Books & More from the Teen Scene

Book reviews and other reflections from one of Oregon's young adult librarians

“Revolver” by Marcus Sedgwick August 21, 2013

Filed under: Books,Fiction,Historical Fiction,Thriller,Young Adult — hilariouslibrarian @ 7:59 am
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Revolver cover

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The Facts

224 pages; published July 2009

The Basics

A boy sits in a remote cabin with the frozen body of his dead father, waiting for help to arrive. What arrives instead is his worst nightmare – a huge murderous man who steps out of his father’s past.


Sig Andersson is stuck alone in a cabin north of the Arctic Circle. His only company? His father’s dead, frozen body slowly melting on the kitchen table. Sig waits, hoping his sister and step-mother will bring help from the nearby town. Instead, danger arrives in the form of a mountainous man who insists he is owed part of the bounty stolen by Sig’s father 10 years before in the goldfields of Nome, Alaska. Seeing as Sig’s father is unavailable, the man says, he figures now it is Sig who owes him.

With no idea about stolen gold, but sure the man would not hesitate to use the gun on his hip, Sig is desperate to get his hands on the family treasure he does know about – a revolver hidden in the pantry.

I’ll Recommend this to …

  • Students (particularly boys) who have been assigned to or want to read historical fiction
  • Readers asking for mysteries, ┬áthrillers, or realistic fiction
  • Anyone who wants a story that gets your attention right away

Awards/Honors (source:

  • Printz Honor Book (2011)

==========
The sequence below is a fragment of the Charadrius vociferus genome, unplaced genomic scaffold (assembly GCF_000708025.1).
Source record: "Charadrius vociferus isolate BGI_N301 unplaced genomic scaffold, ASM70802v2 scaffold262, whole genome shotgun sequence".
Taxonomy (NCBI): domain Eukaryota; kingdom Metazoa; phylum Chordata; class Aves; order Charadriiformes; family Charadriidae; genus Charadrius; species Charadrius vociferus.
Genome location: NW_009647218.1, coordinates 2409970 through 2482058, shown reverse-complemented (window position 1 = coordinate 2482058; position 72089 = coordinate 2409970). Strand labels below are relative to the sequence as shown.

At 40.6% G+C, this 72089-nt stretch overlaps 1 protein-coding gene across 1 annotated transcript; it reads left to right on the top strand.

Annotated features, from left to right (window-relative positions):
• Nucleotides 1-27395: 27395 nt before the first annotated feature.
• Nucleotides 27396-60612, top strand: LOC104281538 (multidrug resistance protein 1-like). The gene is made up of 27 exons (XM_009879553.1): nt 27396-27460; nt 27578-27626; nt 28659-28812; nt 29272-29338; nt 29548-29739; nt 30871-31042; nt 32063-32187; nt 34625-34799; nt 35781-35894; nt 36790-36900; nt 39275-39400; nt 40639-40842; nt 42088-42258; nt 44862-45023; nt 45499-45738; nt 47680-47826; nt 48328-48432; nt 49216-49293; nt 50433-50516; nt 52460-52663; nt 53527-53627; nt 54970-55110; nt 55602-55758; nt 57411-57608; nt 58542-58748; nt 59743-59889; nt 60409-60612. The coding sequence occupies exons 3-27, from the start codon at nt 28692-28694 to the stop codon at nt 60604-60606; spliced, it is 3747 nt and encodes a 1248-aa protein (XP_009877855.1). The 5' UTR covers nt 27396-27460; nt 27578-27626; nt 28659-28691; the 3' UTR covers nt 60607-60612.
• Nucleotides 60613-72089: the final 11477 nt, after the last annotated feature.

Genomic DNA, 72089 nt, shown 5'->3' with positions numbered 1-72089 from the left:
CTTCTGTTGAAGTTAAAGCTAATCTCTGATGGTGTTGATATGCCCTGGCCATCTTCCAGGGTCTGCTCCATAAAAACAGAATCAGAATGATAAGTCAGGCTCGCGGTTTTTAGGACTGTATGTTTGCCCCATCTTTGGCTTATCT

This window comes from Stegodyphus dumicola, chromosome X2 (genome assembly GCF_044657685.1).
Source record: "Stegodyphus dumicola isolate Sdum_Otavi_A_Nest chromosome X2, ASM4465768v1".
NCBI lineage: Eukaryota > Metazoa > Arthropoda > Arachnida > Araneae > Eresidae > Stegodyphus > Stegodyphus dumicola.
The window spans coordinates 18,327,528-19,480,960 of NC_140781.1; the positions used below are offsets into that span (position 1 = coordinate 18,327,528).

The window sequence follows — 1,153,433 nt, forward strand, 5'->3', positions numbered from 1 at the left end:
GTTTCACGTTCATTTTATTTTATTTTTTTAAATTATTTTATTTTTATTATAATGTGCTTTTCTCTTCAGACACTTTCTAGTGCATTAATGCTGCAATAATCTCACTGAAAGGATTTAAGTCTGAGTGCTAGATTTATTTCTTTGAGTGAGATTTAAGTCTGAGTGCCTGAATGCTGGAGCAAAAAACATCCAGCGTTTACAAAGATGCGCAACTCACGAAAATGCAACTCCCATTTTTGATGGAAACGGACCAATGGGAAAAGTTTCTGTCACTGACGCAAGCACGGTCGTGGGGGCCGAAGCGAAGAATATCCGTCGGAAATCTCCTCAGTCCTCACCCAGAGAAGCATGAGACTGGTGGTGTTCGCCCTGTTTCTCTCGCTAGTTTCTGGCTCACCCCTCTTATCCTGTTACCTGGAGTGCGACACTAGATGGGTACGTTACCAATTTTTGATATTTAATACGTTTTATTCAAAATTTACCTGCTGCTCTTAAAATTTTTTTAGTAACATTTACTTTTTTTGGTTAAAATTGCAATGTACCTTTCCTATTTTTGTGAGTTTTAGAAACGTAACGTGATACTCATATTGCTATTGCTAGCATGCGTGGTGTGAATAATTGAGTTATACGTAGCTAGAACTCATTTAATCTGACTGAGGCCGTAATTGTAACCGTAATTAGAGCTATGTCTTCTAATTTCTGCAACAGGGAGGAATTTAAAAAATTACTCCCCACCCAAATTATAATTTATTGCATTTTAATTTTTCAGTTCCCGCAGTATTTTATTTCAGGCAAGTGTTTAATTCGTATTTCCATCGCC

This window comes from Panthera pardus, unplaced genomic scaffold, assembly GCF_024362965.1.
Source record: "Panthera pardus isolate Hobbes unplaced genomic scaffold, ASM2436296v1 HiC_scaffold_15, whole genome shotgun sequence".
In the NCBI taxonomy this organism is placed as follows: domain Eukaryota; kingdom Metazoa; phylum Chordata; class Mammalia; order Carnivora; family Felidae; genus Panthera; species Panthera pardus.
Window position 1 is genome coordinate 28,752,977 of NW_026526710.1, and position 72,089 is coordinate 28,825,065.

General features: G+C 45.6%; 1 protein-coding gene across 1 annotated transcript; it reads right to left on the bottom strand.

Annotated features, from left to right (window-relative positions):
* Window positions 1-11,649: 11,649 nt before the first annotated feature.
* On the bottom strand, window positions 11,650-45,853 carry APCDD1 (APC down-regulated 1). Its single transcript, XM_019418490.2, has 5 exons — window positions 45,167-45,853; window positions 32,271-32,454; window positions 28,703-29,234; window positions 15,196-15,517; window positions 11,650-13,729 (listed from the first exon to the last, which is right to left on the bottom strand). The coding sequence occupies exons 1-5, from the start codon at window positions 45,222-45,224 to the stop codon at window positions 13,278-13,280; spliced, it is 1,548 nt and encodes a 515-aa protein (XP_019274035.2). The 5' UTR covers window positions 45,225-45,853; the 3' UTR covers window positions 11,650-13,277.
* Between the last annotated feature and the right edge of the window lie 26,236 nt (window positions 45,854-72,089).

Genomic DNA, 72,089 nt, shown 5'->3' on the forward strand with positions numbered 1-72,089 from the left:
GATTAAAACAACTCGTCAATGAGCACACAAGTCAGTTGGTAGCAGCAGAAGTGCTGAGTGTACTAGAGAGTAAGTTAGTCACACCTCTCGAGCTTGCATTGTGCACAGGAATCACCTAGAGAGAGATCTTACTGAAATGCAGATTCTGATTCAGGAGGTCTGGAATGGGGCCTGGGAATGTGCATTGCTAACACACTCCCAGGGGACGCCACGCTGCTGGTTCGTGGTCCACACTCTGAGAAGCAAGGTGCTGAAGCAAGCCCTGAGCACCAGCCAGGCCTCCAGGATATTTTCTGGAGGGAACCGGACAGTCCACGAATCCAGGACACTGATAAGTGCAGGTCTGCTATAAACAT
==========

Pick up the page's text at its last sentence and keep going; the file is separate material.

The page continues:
• YALSA Best Fiction for Young Adults (2011)
  • ALA’s Top Ten Best books for Young Adults (2011)
  • Publishers Weekly’s Best Children’s Books of the Year for Fiction (2010)



About those tardigrades aka water bears aka moss piglets … March 14, 2013

Filed under: Science — hilariouslibrarian @ 8:36 am
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Author Karen Healey allows tardigrades to play a key role in her new book, When We Wake. She does a pretty good job of explaining what a tardigrade is within her story, but I would also refer you to the incomparable Hank Green (brother and YouTube cohort of extraordinary author John Green) because Hank is awesome:


“Vessel” by Sarah Beth Durst January 30, 2013

Filed under: Fantasy,Fiction,Young Adult — hilariouslibrarian @ 8:21 am
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Vessel cover

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The Facts

424 pages; September 2012

The Basics

As a chosen Vessel, Liyana is supposed to give her body to her clan’s goddess and drift away into the Dreaming. But when everything goes wrong and the goddess does not come, Liyana finds herself on a wild, desperate search for the magic needed to save her people.


Unlike most people, Liyana knows how she will die. She is the chosen Vessel of the Goat Clan. On the ordained day, as part of a carefully choreographed ceremony, she allow her soul to leave her body so that it can be filled by the Bayla, goddess of her clan. Liyana’s soul will travel forward into the Dreaming and Bayla – using Liyana’s well-prepared and well-trained body – will work the magic needed to save Liyana’s desert clan.

That’s how it was supposed to happen. Liyana did her part. She practiced. She dressed in a flowing robe. She marched to the oasis. She danced. But Bayla didn’t come. Liayana’s clan – believing she has been judged unworthy – leaves her to die.